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Community News

'The Future of the Past' Begins Rancho 2014 Series

From Issue: Volume XXII - Number 15
7/25/2014




Despite an abundance of world-class museums and well-documented historic sites, the Southland’s past is only dimly remembered (if at all) by many of its residents. It may be because of the relative newness of the streams of migrants from all parts of the world who have made Southern California their home. But the reason might also be found in how institutions of “public memory” have told the story of Southern California.

If the past is to have any meaning in the 21st century megalopolis, the cultural materials that have shaped Southern California must be gathered, questioned, and presented anew in light of new realities. To help sift through the changing assumptions and expectations of the region’s official storytellers, the first Conversations in Place for 2014 will bring together some of the state’s most eminent interpreters and architects of cultural history on Sunday, August 10.

The Conversation begins at 1:30 p.m. at the historic Rancho Los Alamitos in Long Beach. Advance purchase of tickets is required.

To consider the many implications of “The Past in the 21st Century,” the Conversations series will welcome W. Richard West, Jr. (president and CEO of The Autry National Center of the American West and founding director emeritus, National Museum of the American Indian, Smithsonian Institution), Milford Wayne Donaldson, FAIA (presidential appointed chairman of the United States Advisory Council on Historic Preservation and former California State Historic Preservation Officer), Stephen Farneth, FAIA (founding principle of Architectural Resources Group, which has preserved and rehabilitated some of the nation’s most significant historic sites, including Rancho Los Alamitos), and Pamela Seager (executive director of Rancho Los Alamitos Foundation).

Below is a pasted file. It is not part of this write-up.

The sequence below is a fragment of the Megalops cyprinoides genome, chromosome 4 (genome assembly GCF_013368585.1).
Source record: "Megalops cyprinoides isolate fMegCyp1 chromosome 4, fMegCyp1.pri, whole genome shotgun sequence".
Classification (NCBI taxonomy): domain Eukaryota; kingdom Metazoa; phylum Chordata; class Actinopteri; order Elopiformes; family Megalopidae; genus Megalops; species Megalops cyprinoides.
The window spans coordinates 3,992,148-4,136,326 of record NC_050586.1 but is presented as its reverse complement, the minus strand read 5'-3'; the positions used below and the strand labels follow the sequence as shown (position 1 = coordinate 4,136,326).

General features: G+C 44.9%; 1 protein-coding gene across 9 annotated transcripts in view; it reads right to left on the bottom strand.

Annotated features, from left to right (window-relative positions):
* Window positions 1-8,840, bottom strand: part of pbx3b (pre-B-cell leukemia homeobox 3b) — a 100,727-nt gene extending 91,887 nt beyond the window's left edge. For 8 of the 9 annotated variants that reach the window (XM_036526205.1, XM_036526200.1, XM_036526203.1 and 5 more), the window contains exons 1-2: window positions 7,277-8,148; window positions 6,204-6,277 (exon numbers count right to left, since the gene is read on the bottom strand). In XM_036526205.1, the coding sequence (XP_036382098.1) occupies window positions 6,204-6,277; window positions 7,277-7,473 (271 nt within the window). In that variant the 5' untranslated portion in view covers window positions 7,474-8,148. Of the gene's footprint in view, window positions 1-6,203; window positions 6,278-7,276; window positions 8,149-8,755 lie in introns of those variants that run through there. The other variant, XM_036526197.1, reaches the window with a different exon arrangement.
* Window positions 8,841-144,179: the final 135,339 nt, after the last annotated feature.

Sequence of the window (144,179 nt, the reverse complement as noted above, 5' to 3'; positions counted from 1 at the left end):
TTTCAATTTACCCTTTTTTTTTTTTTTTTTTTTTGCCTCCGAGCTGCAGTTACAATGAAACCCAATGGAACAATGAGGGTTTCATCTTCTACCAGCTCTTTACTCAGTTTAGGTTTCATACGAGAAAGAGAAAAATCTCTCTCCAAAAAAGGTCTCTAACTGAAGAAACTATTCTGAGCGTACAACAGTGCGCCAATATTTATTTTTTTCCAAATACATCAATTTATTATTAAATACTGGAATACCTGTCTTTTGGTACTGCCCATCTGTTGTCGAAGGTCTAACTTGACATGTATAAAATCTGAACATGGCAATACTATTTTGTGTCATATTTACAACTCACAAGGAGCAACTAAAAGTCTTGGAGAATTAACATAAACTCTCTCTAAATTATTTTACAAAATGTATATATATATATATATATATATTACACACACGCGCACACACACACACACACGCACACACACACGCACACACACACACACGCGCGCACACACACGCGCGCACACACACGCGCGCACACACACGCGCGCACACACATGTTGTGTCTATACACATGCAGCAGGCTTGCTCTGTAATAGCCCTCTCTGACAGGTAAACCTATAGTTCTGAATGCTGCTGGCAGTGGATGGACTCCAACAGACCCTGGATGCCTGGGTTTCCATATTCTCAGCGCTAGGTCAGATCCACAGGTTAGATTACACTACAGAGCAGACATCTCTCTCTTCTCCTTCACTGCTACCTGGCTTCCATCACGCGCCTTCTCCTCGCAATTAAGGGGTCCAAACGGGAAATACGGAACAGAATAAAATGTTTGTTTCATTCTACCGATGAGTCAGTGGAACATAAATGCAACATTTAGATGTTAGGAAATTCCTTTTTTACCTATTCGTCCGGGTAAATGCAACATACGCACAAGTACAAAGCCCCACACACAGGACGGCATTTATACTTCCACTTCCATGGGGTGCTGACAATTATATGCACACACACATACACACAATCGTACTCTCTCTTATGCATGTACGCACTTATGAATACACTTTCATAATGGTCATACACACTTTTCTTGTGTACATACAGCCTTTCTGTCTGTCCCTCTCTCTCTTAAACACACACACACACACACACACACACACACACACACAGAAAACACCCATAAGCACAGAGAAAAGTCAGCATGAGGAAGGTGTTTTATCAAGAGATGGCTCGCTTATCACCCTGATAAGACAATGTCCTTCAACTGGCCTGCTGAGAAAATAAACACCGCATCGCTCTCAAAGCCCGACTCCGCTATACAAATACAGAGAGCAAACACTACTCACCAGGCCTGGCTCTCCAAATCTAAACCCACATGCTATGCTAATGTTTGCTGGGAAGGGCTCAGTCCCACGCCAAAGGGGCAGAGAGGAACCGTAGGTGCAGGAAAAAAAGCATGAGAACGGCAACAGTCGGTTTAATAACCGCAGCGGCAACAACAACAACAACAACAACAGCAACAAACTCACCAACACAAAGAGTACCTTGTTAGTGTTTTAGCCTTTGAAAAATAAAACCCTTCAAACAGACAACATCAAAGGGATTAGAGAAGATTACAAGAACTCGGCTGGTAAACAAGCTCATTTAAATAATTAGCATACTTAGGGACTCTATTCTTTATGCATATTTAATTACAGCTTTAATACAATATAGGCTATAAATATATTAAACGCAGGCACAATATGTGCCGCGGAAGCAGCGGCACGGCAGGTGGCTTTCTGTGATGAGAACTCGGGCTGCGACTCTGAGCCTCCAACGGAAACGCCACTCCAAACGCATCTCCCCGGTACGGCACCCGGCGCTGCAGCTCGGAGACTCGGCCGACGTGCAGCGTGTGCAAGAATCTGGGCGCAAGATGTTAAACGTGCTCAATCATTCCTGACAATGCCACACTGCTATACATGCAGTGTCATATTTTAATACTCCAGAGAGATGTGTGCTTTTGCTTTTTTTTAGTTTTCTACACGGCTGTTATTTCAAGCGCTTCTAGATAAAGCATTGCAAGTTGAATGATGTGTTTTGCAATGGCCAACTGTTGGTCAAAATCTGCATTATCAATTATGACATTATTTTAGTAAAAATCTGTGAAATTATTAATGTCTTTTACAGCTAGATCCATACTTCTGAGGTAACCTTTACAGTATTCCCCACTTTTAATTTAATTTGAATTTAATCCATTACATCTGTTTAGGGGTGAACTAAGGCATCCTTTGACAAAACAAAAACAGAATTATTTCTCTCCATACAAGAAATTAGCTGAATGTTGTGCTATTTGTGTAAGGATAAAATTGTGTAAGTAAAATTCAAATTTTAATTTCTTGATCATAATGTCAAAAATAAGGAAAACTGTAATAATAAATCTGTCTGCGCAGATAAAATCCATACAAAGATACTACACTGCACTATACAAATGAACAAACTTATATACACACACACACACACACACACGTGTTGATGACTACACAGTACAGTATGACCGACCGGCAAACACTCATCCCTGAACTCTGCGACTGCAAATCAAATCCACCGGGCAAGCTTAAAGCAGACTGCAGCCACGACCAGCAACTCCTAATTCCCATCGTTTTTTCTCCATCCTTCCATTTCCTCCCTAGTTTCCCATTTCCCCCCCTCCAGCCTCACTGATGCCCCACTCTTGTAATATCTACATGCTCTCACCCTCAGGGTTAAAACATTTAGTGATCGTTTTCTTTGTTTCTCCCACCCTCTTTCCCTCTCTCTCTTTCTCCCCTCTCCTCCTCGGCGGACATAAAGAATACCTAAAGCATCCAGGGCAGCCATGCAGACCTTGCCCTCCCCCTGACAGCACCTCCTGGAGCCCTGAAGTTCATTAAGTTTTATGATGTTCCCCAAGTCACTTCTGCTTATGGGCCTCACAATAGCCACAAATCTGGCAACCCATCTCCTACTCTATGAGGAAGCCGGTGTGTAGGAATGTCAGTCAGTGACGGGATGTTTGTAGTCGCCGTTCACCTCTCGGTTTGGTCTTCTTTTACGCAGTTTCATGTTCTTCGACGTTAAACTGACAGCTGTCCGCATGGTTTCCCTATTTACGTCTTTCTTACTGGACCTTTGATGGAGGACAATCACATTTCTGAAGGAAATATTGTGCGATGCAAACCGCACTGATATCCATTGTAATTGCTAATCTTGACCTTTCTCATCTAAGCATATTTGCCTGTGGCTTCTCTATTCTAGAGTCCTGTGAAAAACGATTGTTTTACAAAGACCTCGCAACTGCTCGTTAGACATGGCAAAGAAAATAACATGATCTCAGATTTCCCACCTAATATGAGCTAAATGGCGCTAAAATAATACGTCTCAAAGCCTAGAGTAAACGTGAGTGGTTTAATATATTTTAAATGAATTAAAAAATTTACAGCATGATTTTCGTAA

D. J. Waldie, co-moderator of the series with Claudia Jurmain, director of special projects and publications at the Rancho and series founder, believes that the story of Southern California has always been troubled by narrative assumptions. “Key actors,” Waldie noted, “have been left out of Southern California’s history and their roles obscured in order to make the story more romantic or triumphant. Reframing the story isn’t just a matter of adding more diversity to the narrative. We’re looking for new ways of encountering the past.” Jurmain suggests that “When you take history out of the straightjacket of time, new ideas, space and forms come to be.”

Now in its third year, Conversations in Place 2014 will present three more illuminating explorations of “Southern California – Yesterday and Tomorrow” at Rancho Los Alamitos. The series continues through Sunday, November 2.

The remaining Conversations in the 2014 series will question if the past has any shaping power over Southern California’s economic and demographic future (September 14), take on the vexing question of “urban nature” and its relation to our homes, our neighborhoods, and even what food we put on the table (October 19), and the impact that new narrators of Southern California stories are having on the way our region is perceived at home and around the world (November 2).

Tickets for the Sunday, August 10 Conversations in Place are $25 each. Subscriptions to the 4-part series are $80. Tickets may be purchased online at www.rancholosalamitos.org or by calling Rancho Los Alamitos at (562) 431-3541.